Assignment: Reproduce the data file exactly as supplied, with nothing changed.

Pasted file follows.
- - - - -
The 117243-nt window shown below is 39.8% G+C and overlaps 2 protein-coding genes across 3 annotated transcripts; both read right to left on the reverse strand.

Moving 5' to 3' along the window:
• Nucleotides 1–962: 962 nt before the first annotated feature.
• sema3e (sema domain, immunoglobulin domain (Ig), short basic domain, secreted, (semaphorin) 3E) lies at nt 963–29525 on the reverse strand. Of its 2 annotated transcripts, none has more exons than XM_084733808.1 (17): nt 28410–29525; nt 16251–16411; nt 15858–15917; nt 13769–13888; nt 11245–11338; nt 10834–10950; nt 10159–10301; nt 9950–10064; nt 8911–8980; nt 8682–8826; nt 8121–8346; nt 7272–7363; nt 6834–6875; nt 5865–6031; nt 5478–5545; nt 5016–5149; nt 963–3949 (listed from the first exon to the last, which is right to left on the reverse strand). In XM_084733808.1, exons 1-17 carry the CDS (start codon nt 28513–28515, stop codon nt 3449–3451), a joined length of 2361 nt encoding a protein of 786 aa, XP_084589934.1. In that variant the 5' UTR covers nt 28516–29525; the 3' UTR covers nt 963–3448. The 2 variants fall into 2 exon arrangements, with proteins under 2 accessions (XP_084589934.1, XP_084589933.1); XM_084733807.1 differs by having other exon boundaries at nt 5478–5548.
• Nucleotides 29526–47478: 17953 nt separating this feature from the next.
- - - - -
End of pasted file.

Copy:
The 117243-nt window shown below is 39.8% G+C and overlaps 2 protein-coding genes across 3 annotated transcripts; both read right to left on the reverse strand.

Moving 5' to 3' along the window:
• Nucleotides 1–962: 962 nt before the first annotated feature.
• sema3e (sema domain, immunoglobulin domain (Ig), short basic domain, secreted, (semaphorin) 3E) lies at nt 963–29525 on the reverse strand. Of its 2 annotated transcripts, none has more exons than XM_084733808.1 (17): nt 28410–29525; nt 16251–16411; nt 15858–15917; nt 13769–13888; nt 11245–11338; nt 10834–10950; nt 10159–10301; nt 9950–10064; nt 8911–8980; nt 8682–8826; nt 8121–8346; nt 7272–7363; nt 6834–6875; nt 5865–6031; nt 5478–5545; nt 5016–5149; nt 963–3949 (listed from the first exon to the last, which is right to left on the reverse strand). In XM_084733808.1, exons 1-17 carry the CDS (start codon nt 28513–28515, stop codon nt 3449–3451), a joined length of 2361 nt encoding a protein of 786 aa, XP_084589934.1. In that variant the 5' UTR covers nt 28516–29525; the 3' UTR covers nt 963–3448. The 2 variants fall into 2 exon arrangements, with proteins under 2 accessions (XP_084589934.1, XP_084589933.1); XM_084733807.1 differs by having other exon boundaries at nt 5478–5548.
• Nucleotides 29526–47478: 17953 nt separating this feature from the next.